Prmces, in their infancy, childhood, and youth, are said to discover prodigious parts and wit, to speak things that surprise and astonish: strange, to many hopeful princes, so many shameful kings! If they happen to die young, they would have been prodigies of wisdom and virtue: if they live, they are often prodigies, indeed, but of another sort.
Politics, as the word is commonly understood, are nothing but corruptions, and consequently of no use to a good king, or a good ministry; for which reason courts are so overrun with politics.
Apollo was held the god of physic, and sender of diseases. Both were originally the same trade, and still continue.
Old men and comets have been reverenced for the same reason; their long beards, and pretences to foretel events.
A person was asked at court, what he thought of an ambassador, and his train, who were all cmbroidery and lace, full of bows, cringes, and gestures; he said, it was Solomon's importation, gold and apes.
Most sorts of diversion in men, children, and other animals, are an imitation of fighting.
Augustus meeting an ass with a luoky name, foretold himself good fortune. I meet many asses, but none of them have lucky names.
If a man makes me keep my distance, the comfort is, he keeps his at the same time.
Who can deny that all men are violent lovers of truth, when we see them so positive in their errors, which they will maintain out of their zeal to truth, although they contradict themselves every day of their lives?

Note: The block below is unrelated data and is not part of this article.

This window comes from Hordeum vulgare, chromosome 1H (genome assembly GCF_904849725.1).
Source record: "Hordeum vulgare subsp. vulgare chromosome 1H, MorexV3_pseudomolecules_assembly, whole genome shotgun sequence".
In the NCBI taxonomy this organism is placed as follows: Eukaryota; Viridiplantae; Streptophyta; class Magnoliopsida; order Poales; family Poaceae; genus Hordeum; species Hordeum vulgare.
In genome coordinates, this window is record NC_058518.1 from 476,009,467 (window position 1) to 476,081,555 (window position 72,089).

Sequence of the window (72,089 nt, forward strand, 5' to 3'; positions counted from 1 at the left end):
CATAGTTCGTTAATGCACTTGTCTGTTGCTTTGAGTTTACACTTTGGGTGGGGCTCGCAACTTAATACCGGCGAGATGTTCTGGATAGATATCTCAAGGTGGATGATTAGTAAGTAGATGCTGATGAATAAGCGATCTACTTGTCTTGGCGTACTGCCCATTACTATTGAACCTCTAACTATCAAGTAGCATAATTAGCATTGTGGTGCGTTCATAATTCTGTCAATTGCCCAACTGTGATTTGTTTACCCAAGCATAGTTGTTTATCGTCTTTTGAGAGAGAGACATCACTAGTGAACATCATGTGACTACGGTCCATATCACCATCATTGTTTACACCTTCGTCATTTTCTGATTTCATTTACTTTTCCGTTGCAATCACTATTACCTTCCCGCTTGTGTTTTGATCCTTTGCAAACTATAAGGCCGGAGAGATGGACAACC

'That was excellently observed,' said I, when I read a passage in an author, where his opinion agrees with mine: when we differ, there I pronounce him to be mistaken.
Very few men, properly speaking, live at present; but are providing to live another time.
As universal a practice as lying is, and as easy a one as it seems, I do not remember to have heard three good lies in all my conversation, even from those who were most celebrated in that faculty. Swift.
THOUGHTS ON vARIOUS SUBJECTS.
There never was any party, faction, sect, or cabal whatsoever, in which the most ignorant were not the most violent; for a bee is not a busier animal than a blockhead. However, such instruments are necessary to politicians; and perhaps it may be with states as with clocks, which must have some dead weight hanging at them to help and regulate the motion of the finer and more useful parts.
To endeavour to work upon the vulgar with fine sense, is like attempting to hew blocks with a razor.
The nicest constitutions of government are often like the finest pieces of clock-work; which depending on so many motions, are therefore more subject to be out of order.
Every man has just as much vanity as he wants understanding.
Modesty, if it were to be recommended for nothing else, this were enough, that the pretending to little, leaves a man at ease; whereas boasting requires a perpetual labour to appear what he is not. If we have sense, modesty best proves it to others; if we have none, it best hides our want of it. For, as blushing will sometimes make a bad woman pass for a virtuous one, so modesty may make a fool seem a man of sense.
It is not so much the being exempt from faults, as the having overcome them, that is an advantage to us: it being with the follies of the mind, as with the weeds of a field, which, if destroyed and consumed upon the place of their hirth, eurich and improve it more than if none had ever sprung there.
To pardon those absurdities in ourselves, which we cannot suffer in others, is neither better nor worse than to be more willing to be fools ourselves, than to have others so.
Our passions are like convulsion fits, which, though they make us stronger for the time, leave us weaker ever after.